Although nearly half of adults in the United States have high blood pressure, only 29% believe that over-the-counter pain relievers can raise blood pressure, according to a new survey conducted on behalf of the American Heart Association (AHA). Additionally, only 53% of people diagnosed with high blood pressure consult a doctor before taking medication—a potential misstep, as many over-the-counter pain relievers, including ibuprofen and naproxen sodium (Aleve), can, increased blood pressure;
The survey, which included 2013 US adults age 18 or older, also found:
- Among people with high blood pressure, only 38% believe that over-the-counter pain relievers can increase blood pressure.
- Only 14% of people with hypertension report daily self-measurement of blood pressure.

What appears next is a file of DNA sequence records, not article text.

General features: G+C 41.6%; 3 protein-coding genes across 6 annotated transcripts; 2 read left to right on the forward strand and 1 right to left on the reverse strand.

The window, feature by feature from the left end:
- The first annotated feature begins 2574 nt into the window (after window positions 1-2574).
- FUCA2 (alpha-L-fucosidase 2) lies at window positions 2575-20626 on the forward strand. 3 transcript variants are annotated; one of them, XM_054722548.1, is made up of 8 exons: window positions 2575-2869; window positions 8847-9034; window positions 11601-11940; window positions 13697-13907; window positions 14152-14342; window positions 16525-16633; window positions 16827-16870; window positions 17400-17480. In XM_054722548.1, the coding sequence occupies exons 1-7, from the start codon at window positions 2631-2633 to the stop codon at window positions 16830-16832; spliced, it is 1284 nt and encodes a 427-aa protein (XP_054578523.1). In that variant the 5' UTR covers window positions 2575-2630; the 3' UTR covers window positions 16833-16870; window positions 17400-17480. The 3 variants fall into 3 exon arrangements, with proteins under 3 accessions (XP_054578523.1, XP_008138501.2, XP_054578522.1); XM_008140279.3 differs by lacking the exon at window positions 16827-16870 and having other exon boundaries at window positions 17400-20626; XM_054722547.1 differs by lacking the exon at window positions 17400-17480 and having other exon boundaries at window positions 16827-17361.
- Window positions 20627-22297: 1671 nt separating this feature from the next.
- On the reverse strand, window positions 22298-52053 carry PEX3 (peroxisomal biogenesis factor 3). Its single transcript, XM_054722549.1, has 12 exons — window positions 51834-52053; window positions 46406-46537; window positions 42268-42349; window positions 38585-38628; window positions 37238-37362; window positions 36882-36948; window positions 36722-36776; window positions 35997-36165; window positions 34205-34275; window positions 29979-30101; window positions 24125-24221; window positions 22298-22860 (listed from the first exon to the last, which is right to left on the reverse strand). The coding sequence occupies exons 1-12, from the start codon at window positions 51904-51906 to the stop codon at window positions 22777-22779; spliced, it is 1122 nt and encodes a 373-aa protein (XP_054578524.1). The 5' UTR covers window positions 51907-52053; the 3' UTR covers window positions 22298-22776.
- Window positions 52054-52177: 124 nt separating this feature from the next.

Known as the “silent killer” due to its lack of obvious symptoms, high blood pressure (or hypertension) is defined by consistent systolic readings over 130 mm Hg and diastolic readings over 80 mm Hg. It is also a significant risk factor for both heart disease and stroke in the United States
There are many lifestyle factors that can help lower blood pressure, and knowing how certain medications affect your body is one of them. If you have high blood pressure and are looking for practical ways to get your readings back into the normal range, start by talking with your healthcare provider about potential medications to avoid.
It can also help to monitor your blood pressure at home several times a day. This practice keeps you aware of blood pressure fluctuations and can reveal how lifestyle factors, such as diet, exercise, stress and sleep, can be related to its rise.